A large percentage of Painted dogs are killed every year due to careless and speeding drivers on paved roads that transect protected areas. We have identified driving blind spots in Zimbabwe and high-speed areas. We have erected and posted “Painted Dog - Slow Down” signs to alert drivers and gained support from police to enforce speed limits. Painted dogs are exceptionally social creatures, one of the only species to care for the sick and elderly members of their highly organized packs. If one is killed by a collision with a vehicle, the pack will gather around the lost pack member, putting more of themselves at risk of being hit by another car.
Painted dogs are susceptible to rabies, distemper and parvo-virus. They can contract these diseases from exposure to other wild species and especially unvaccinated domestic dogs, which often wander freely around towns and in to the bush. Because of the highly social nature of Painted dogs, one pack member can easily spread fatal diseases to the entire pack.
Painted dogs are unintended victims of snares that kill wildlife indiscriminately. The snares are placed by poachers that are trying to snare species that would be prey for the Painted dog. As the dogs move through the underbrush to hunt prey, the dogs get caught in the snares. The snare wire typically catches the animal around the neck but can also catch an animal by the leg. Getting caught in a snare can result in the loss of a limb or a life.
Deforestation, land conversion, and habitat fragmentation has restricted Painted dogs’ immense hunting ranges and denning sites. As a result, they are pushed into areas where they come in to conflict with farmers and livestock. The reduced range also brings them in to direct competition with lions and hyaenas, who freely steal the dogs’ kills or kill the dogs themselves.
Persecution by Farmers
Painted dogs are sometimes killed in retaliation for killing livestock or preemptively before they can kill livestock or wild prey on game farms. Dr. Rasmussen conducted a nationwide education campaign to explain to farmers that less than 2% of livestock losses could be attributed to Painted dog predation, while over 50% of losses were attributed to poor management. He advised better livestock and wildlife management techniques to reduce conflict and encouraged non-lethal predator control. As a result, no Painted dogs have been shot in Zimbabwe since 2003 but persecution is still problematic in other range countries.
In the past, prejudiced public perception and ignorance pushed this species close to extinction. In most areas where the species remains, it is managing to just hold on. Tragically, they are persecuted by humans, particularly in southern Africa, where they are still regarded as vermin by ranchers and are often run over by cars, sometimes deliberately. In East Africa, they are seemingly susceptible to epidemic infectious diseases, rabies and parvo-virus, which persist in reservoirs of wild species or domestic dogs. In southern Africa and in the Selous, though disease occurs, the dogs are able to build up sufficient antibodies to so far stop it being catastrophic. This demonstrates that the species has the ability to cope with disease and may not be as susceptible as once thought. However, this does not rule out that certain populations, and particularly those that are environmentally stressed, are not vulnerable. As well as stress, it has also been hypothesised that loss of genetic variability may render painted dogs more vulnerable to diseases and parasites. Vaccination of painted dogs is contentious, as some people believe that stress from intervention may have contributed to the extinction of the Serengeti painted dog population by disease. However, vaccination of domestic dogs living on reserve boundaries would reduce local disease reservoirs and indirectly benefit painted dogs.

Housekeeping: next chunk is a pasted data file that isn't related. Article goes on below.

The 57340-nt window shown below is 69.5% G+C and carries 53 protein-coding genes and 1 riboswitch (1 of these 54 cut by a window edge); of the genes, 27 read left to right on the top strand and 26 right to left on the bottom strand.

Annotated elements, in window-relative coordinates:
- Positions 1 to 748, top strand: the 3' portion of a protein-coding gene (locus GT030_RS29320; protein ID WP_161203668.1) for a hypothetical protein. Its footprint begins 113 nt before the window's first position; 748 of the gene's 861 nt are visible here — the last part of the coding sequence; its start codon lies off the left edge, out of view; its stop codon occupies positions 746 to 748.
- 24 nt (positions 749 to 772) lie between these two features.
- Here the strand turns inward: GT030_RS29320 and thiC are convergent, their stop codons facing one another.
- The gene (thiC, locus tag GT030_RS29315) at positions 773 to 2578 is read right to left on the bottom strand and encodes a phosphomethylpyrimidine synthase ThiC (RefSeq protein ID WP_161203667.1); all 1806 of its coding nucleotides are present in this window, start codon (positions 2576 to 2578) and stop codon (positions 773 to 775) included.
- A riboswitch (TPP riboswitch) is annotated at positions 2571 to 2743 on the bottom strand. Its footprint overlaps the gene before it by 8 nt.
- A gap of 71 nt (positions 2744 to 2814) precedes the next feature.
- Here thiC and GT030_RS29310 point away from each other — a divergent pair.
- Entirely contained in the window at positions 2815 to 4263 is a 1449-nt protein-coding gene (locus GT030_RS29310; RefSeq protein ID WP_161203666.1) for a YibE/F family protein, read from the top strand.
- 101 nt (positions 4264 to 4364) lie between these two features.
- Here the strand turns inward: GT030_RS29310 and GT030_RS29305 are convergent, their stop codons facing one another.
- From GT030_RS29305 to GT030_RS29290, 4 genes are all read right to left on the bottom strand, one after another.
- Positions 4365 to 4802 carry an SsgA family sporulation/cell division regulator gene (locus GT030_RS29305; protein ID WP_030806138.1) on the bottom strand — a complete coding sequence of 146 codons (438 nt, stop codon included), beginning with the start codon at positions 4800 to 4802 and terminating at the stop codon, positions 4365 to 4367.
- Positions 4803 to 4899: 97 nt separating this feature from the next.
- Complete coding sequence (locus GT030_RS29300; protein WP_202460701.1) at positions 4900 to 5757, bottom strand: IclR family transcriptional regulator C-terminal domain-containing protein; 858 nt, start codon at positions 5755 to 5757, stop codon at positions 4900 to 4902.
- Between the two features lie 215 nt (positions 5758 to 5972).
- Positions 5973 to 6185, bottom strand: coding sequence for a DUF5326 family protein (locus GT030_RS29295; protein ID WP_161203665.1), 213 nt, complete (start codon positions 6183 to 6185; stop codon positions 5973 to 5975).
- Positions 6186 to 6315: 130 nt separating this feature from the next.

In the natural state, the dogs can struggle if lion or hyaena density increases, particularly in open areas where they are more easily detected. Both lions and hyaenas will steal the dog’s hard-earned prey, with lions directly killing dogs if the opportunity arises. Dogs normally hunt for around 3.5 hours per day, but must increase this to 12 hours if they lose 25 percent of their food to kleptoparasitism from other predators, which is a near impossible feat and can rapidly wipe out a pack.
More worrying is the loss of the dogs’ habitat, with its quality shrinking in face of expanding human population, poverty, and a declining prey base caused by poaching with snares that also accidentally kill the dogs. Consequently, these human issues need to be addressed in order for the population to expand into new areas and hold on in others.
As the dogs need vast areas of land on which to hunt and have territories that are not fixed in space over time, these nomads frequently roam out of protected areas where traditionally they have been killed. In Zimbabwe, education, outreach, awareness and community conservation has reversed the decline, resulting in hardly any persecution and a significant increase in the Zimbabwean population. Being so social, maintaining pack numbers is key, for packs are so sensitive to even the loss of a few individuals, and as a consequence small packs easily crash..
As most of the populations are in isolated reserves, the future of the species hinges on prevention of direct persecution, as well as on the management of land that promotes sustainable prey populations. Ultimately, to achieve good conservation for this species and to enable it to survive, the species needs corridors to enable populations to link and provide much better tolerance outside of reserves.